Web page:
- Filed Under
- June 26, 1863: A baptism of 'repeating rifle' fire
- June 25, 1863: Confederate cavalry breaks east toward Washington
- June 24, 1863: Confederates strip southern Pa. clean
- June 22, 1863: West Virginia becomes 31st state
- June 21, 1863: Fighting continues west of U.S. capital
- June 20, 1863: Union troops take Mount Defiance; Stuart's Prussian aide severely wounded
HARRISBURG, PA. — The vanguard of Gen. Robert E. Lee’s Army of Northern Virginia is said to be foraging in southern Pennsylvania for food and other supplies.
Yesterday, Lee issued “General Orders 72” requiring commissary commanders and supply officers to obtain local goods at fair market value.
“While traveling in the enemy’s country,” ordered Lee, “the following regulations will be strictly observed.”
■ No private property will be damaged or destroyed.
■ Leaders should try to buy from willing sellers.
■ Any property that must be seized for the good the Army should still be paid for.
Anyone caught violating the orders, writes Lee, will be “promptly and vigorously punished.”
Lee’s troops, suffering from chronic supply shortages through the long winter along the Rappahannock River, have no doubt viewed Federal territory as a land of plenty, ripe for the taking.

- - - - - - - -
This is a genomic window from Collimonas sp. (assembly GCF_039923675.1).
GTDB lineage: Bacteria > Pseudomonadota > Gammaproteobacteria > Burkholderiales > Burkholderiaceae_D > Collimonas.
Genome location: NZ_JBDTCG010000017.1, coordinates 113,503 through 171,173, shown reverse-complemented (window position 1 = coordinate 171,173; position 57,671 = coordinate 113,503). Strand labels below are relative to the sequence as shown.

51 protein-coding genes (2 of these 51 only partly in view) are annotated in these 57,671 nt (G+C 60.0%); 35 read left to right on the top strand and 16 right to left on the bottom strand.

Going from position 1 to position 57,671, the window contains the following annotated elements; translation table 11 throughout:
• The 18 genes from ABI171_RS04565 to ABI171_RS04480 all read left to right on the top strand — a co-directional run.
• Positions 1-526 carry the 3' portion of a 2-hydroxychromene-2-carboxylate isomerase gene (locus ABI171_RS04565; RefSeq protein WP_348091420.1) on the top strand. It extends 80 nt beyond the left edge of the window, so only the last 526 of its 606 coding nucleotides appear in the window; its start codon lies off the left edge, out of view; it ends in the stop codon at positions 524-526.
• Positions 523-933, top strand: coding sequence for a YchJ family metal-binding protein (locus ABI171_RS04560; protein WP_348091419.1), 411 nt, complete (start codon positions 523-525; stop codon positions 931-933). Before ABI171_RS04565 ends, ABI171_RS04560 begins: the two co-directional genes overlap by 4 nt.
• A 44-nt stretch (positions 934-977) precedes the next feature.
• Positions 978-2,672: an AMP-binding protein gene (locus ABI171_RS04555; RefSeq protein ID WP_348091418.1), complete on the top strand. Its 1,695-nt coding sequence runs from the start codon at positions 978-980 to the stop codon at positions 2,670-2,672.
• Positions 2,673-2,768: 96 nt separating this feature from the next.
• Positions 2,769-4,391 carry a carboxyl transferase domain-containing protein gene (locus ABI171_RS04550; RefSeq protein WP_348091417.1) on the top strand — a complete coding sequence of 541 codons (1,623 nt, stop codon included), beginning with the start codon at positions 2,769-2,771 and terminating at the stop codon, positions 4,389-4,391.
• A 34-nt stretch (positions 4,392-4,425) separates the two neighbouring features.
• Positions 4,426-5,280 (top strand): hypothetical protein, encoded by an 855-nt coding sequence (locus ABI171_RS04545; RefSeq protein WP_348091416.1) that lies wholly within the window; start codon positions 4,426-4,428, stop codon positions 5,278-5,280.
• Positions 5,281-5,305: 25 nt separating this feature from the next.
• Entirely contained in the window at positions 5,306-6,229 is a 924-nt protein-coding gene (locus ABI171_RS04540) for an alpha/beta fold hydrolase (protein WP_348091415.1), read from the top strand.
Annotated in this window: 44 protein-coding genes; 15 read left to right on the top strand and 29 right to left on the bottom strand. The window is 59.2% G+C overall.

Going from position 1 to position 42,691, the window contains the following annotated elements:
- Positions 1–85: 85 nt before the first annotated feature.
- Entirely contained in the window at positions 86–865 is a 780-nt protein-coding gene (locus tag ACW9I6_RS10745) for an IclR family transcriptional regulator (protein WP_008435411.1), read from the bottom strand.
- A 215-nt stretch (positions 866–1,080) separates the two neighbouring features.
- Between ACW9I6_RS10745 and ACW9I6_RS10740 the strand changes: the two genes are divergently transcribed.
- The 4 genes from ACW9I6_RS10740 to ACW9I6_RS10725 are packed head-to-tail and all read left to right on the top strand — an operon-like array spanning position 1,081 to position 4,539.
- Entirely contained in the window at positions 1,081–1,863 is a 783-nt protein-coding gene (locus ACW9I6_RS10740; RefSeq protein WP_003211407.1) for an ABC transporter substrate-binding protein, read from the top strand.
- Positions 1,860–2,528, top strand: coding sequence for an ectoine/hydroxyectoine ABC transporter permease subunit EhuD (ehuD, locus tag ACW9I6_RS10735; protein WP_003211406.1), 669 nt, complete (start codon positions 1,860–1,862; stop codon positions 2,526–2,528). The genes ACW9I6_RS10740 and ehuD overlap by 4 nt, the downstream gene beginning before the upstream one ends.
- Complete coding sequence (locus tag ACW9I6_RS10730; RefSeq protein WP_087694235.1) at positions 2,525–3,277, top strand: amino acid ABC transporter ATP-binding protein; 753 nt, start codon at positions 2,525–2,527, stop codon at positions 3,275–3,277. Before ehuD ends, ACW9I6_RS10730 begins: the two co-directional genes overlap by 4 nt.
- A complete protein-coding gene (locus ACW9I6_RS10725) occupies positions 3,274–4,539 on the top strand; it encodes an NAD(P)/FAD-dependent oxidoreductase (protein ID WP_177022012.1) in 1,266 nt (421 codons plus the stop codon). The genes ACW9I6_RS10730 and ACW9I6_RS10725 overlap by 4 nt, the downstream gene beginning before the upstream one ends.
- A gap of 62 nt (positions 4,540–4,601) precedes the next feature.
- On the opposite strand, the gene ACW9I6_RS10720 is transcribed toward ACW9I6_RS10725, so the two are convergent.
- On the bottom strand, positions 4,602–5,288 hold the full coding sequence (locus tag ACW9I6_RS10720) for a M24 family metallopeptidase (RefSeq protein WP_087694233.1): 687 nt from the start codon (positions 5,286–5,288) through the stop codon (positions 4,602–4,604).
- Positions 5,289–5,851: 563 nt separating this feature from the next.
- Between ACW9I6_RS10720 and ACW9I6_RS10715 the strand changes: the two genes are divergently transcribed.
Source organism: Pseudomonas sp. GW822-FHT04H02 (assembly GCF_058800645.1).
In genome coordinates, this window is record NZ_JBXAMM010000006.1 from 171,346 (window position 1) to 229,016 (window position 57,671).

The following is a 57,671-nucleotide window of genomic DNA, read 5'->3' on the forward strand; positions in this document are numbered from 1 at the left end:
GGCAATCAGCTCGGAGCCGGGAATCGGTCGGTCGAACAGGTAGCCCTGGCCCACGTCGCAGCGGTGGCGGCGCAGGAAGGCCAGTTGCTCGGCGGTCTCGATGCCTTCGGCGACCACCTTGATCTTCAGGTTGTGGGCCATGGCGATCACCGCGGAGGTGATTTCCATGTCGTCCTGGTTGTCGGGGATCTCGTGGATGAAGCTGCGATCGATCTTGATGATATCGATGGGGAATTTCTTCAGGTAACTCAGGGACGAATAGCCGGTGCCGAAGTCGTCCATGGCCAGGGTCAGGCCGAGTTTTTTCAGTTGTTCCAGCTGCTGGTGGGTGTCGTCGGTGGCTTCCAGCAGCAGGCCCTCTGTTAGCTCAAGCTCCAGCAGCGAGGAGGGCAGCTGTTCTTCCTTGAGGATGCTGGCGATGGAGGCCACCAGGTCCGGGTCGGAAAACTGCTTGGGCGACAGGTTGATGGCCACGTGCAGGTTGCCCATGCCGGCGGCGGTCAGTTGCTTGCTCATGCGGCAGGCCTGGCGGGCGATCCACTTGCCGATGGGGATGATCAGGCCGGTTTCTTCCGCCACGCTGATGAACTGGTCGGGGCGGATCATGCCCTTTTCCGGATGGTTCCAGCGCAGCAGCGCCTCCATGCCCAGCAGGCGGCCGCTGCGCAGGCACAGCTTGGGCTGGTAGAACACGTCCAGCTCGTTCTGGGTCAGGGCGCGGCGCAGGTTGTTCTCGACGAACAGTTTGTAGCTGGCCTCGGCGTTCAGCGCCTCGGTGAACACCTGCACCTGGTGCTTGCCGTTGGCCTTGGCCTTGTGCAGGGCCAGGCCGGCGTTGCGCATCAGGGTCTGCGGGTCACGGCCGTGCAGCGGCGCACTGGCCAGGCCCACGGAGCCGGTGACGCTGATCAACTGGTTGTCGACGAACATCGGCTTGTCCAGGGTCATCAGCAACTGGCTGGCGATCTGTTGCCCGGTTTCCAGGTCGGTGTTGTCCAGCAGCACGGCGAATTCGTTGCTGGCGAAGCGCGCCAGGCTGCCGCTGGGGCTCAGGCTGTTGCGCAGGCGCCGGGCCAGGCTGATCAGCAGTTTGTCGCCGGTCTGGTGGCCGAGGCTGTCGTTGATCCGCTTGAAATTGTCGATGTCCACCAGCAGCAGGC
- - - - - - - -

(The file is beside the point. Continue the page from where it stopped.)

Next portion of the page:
Aides close to Lee, however, say the general is hoping to win the hearts and minds of the local population in a bid to force U.S. leaders to the negotiating table.
The degree to which the letter of Lee’s law is being interpreted is unclear. Some troops report a sudden bounty of new provisions that would be difficult for any army to pay for.
“Some of soldiers were inclined to disregard this order from our noble general, since the enemy ravaged our Southland without hinderance by those over them and thought we ought to pay them back in kind,” said Pvt. Gordon Bradwell of the 31st Georgia Regiment.
He said his small unit just obtained “two hindquarters of very fine beef, a barrel or two of flour, some buckets of wine, sugar, clothing, shoes, etc. All this for about twenty men!”